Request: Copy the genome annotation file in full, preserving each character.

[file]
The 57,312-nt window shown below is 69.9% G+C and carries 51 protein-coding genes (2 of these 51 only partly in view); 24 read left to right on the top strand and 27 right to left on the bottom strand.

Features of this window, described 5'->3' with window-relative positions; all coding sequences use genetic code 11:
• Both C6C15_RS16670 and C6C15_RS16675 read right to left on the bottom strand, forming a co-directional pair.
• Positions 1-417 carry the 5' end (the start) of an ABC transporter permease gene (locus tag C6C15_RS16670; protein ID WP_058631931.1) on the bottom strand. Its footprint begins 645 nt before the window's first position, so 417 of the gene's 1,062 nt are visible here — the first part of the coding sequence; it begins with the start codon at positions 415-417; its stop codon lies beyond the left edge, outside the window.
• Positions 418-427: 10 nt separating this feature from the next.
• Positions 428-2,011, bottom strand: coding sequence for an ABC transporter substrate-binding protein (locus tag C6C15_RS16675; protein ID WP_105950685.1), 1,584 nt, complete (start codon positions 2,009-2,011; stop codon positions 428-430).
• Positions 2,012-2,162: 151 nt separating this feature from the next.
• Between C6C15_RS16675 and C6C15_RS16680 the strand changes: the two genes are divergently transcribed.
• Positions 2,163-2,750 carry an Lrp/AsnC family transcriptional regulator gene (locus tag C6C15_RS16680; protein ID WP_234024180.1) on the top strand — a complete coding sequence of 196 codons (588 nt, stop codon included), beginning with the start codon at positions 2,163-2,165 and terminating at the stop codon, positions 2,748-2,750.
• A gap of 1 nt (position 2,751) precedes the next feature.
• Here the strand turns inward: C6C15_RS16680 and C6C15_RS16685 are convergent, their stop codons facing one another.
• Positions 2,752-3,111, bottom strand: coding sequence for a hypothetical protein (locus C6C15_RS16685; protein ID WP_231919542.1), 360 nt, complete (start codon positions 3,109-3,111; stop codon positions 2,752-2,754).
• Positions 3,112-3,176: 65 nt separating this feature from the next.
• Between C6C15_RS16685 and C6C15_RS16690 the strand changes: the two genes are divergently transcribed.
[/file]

The 57,312-nt window shown below is 69.9% G+C and carries 51 protein-coding genes (2 of these 51 only partly in view); 24 read left to right on the top strand and 27 right to left on the bottom strand.

Features of this window, described 5'->3' with window-relative positions; all coding sequences use genetic code 11:
• Both C6C15_RS16670 and C6C15_RS16675 read right to left on the bottom strand, forming a co-directional pair.
• Positions 1-417 carry the 5' end (the start) of an ABC transporter permease gene (locus tag C6C15_RS16670; protein ID WP_058631931.1) on the bottom strand. Its footprint begins 645 nt before the window's first position, so 417 of the gene's 1,062 nt are visible here — the first part of the coding sequence; it begins with the start codon at positions 415-417; its stop codon lies beyond the left edge, outside the window.
• Positions 418-427: 10 nt separating this feature from the next.
• Positions 428-2,011, bottom strand: coding sequence for an ABC transporter substrate-binding protein (locus tag C6C15_RS16675; protein ID WP_105950685.1), 1,584 nt, complete (start codon positions 2,009-2,011; stop codon positions 428-430).
• Positions 2,012-2,162: 151 nt separating this feature from the next.
• Between C6C15_RS16675 and C6C15_RS16680 the strand changes: the two genes are divergently transcribed.
• Positions 2,163-2,750 carry an Lrp/AsnC family transcriptional regulator gene (locus tag C6C15_RS16680; protein ID WP_234024180.1) on the top strand — a complete coding sequence of 196 codons (588 nt, stop codon included), beginning with the start codon at positions 2,163-2,165 and terminating at the stop codon, positions 2,748-2,750.
• A gap of 1 nt (position 2,751) precedes the next feature.
• Here the strand turns inward: C6C15_RS16680 and C6C15_RS16685 are convergent, their stop codons facing one another.
• Positions 2,752-3,111, bottom strand: coding sequence for a hypothetical protein (locus C6C15_RS16685; protein ID WP_231919542.1), 360 nt, complete (start codon positions 3,109-3,111; stop codon positions 2,752-2,754).
• Positions 3,112-3,176: 65 nt separating this feature from the next.
• Between C6C15_RS16685 and C6C15_RS16690 the strand changes: the two genes are divergently transcribed.